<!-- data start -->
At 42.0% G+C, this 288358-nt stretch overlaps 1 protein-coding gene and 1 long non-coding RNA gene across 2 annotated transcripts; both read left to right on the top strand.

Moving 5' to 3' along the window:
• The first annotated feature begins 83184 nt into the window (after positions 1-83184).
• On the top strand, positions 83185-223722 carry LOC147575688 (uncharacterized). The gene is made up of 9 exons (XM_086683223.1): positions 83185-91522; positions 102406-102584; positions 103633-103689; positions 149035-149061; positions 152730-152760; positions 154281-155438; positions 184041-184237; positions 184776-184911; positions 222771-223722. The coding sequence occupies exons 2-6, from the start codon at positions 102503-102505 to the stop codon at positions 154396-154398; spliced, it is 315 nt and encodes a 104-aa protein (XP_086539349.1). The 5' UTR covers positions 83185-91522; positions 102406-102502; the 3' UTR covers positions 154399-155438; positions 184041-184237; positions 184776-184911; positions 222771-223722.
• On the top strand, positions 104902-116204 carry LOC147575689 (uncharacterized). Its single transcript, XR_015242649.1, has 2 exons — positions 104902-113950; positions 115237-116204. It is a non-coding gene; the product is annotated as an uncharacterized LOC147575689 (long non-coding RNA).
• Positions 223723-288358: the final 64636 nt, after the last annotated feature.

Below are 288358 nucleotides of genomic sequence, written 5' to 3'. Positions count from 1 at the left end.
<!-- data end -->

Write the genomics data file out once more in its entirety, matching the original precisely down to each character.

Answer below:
At 42.0% G+C, this 288358-nt stretch overlaps 1 protein-coding gene and 1 long non-coding RNA gene across 2 annotated transcripts; both read left to right on the top strand.

Moving 5' to 3' along the window:
• The first annotated feature begins 83184 nt into the window (after positions 1-83184).
• On the top strand, positions 83185-223722 carry LOC147575688 (uncharacterized). The gene is made up of 9 exons (XM_086683223.1): positions 83185-91522; positions 102406-102584; positions 103633-103689; positions 149035-149061; positions 152730-152760; positions 154281-155438; positions 184041-184237; positions 184776-184911; positions 222771-223722. The coding sequence occupies exons 2-6, from the start codon at positions 102503-102505 to the stop codon at positions 154396-154398; spliced, it is 315 nt and encodes a 104-aa protein (XP_086539349.1). The 5' UTR covers positions 83185-91522; positions 102406-102502; the 3' UTR covers positions 154399-155438; positions 184041-184237; positions 184776-184911; positions 222771-223722.
• On the top strand, positions 104902-116204 carry LOC147575689 (uncharacterized). Its single transcript, XR_015242649.1, has 2 exons — positions 104902-113950; positions 115237-116204. It is a non-coding gene; the product is annotated as an uncharacterized LOC147575689 (long non-coding RNA).
• Positions 223723-288358: the final 64636 nt, after the last annotated feature.

Below are 288358 nucleotides of genomic sequence, written 5' to 3'. Positions count from 1 at the left end.